In Manchester today, it is mild and sunny, like late September. Temperatures are unprecedentedly high in the UK and have been for days.
I picked runner beans (painted lady) yesterday and achoacha (a frost tender cucumber relative) today. The beans have stopped flowering now but unless there is frost, the small beans will continue to mature. I always lift the tubers and pot them up in sand so as to get an early start – these days, stray ones survive the winter in the open ground. The anoacha is still flowering but the leaves are beginning to go yellow. Both these crops are usually killed by frosts in October.
I remember bonfire night as a child – always cold and often frosty but this year people weren’t wearing coats.
I know that weather isn’t climate but we’ve had month after month of record average high temperatures.
The extended growing season is a something to take advantage of but it carries an extremely ominous message.
Today I read that there are no more than 9 years to avoid a 1.5 degree global average temperature rise. But that message hides some ugly reality. That estimate is for no more than a 50 – 50 chance of avoiding heating of more than 1.5 deg. We are already at something like 1.3 degrees. The estimates don’t take full account of positive feedback loops and tipping points.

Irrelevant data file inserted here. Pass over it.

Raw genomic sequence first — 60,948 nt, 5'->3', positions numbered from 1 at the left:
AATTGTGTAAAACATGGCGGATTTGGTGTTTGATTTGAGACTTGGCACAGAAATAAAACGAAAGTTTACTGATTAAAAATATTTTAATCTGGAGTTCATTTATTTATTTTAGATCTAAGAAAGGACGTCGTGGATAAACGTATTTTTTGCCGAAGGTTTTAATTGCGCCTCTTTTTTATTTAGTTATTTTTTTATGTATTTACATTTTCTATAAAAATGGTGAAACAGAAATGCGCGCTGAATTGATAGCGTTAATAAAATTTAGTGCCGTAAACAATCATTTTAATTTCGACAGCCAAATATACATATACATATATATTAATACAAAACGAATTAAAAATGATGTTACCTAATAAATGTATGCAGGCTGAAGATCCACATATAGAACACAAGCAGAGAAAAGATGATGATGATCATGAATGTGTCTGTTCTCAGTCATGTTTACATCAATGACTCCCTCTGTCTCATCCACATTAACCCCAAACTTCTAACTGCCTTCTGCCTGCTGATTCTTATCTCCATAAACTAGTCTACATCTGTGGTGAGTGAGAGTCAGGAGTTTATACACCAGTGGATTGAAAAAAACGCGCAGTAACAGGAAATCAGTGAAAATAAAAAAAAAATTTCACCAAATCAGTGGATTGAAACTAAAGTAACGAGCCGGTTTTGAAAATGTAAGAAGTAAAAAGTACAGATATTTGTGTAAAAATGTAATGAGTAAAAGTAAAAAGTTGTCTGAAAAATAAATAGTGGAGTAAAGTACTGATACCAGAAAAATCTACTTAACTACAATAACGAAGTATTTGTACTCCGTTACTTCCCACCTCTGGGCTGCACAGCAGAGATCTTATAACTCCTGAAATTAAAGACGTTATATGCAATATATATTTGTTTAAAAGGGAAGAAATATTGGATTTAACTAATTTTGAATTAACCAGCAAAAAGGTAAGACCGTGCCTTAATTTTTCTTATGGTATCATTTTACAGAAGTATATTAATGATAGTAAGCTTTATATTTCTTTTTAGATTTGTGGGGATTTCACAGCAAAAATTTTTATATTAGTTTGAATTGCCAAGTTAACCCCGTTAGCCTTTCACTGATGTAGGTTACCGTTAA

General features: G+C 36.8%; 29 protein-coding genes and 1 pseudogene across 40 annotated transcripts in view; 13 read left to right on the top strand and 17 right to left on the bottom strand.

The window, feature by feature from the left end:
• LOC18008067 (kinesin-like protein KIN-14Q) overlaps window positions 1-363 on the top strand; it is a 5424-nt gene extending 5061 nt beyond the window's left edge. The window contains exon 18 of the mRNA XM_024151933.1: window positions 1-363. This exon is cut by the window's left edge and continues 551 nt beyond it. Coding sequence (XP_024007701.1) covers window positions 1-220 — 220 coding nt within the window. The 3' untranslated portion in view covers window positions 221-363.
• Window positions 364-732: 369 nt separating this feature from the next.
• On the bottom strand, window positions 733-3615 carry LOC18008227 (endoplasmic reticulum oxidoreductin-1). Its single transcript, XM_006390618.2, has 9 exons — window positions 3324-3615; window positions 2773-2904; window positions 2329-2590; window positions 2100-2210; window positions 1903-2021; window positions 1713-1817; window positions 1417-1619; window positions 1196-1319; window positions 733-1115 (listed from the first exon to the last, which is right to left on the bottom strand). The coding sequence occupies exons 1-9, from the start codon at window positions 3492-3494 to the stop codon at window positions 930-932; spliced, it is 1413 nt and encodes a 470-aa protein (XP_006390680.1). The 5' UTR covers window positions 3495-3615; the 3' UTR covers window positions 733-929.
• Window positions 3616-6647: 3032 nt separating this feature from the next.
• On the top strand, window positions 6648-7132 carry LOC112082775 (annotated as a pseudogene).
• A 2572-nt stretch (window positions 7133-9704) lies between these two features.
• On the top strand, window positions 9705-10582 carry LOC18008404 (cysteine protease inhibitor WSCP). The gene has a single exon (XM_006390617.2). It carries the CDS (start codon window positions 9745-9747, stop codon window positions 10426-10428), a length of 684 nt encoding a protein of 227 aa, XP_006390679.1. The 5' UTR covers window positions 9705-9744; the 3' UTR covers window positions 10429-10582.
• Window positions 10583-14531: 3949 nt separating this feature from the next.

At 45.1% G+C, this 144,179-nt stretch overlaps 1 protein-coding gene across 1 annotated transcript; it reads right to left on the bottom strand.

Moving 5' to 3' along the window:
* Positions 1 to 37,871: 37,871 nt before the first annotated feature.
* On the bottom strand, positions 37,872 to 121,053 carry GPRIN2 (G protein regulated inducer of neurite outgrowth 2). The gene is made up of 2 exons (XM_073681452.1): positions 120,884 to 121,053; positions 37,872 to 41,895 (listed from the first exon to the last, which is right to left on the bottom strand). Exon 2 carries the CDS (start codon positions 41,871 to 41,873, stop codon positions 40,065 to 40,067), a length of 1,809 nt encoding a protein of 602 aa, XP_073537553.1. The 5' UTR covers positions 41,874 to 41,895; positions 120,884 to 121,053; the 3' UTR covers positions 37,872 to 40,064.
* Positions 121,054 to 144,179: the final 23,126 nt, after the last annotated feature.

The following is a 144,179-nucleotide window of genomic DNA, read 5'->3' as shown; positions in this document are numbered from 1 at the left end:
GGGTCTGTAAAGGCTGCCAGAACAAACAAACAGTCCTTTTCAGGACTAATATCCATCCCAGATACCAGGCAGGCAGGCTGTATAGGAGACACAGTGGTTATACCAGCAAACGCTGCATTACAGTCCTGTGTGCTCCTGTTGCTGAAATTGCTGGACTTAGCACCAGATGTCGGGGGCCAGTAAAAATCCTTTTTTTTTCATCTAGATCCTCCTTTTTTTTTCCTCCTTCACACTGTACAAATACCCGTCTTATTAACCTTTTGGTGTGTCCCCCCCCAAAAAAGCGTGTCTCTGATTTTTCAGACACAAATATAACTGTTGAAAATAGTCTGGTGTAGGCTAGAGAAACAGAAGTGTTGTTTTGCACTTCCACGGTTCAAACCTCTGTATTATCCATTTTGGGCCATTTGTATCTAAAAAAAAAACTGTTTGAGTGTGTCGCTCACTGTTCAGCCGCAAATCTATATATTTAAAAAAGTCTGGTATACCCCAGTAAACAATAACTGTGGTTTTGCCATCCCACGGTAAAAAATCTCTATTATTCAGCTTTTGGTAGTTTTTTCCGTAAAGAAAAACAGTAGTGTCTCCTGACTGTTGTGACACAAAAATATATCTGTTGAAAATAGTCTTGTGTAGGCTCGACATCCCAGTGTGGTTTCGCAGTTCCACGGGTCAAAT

Meanwhile the UK government has a target of net (i.e. not real) zero carbon emissions by ….. 2050, yes a mere 28 years. My grandchildren will already be middle aged by then, if they survive. I’ll most likely be long gone along with many of the politicians and business leaders who refuse to take the drastic and radical action needed. That action isn’t just necessary for the climate but to fend off the other escalating pancrisis events – neatly summarised in the Stockholm Environment Institute’s concept of planetary boundaries. Those actions mean equitably deployed emergency actions – a managed degrowth programme. There isn’t another way.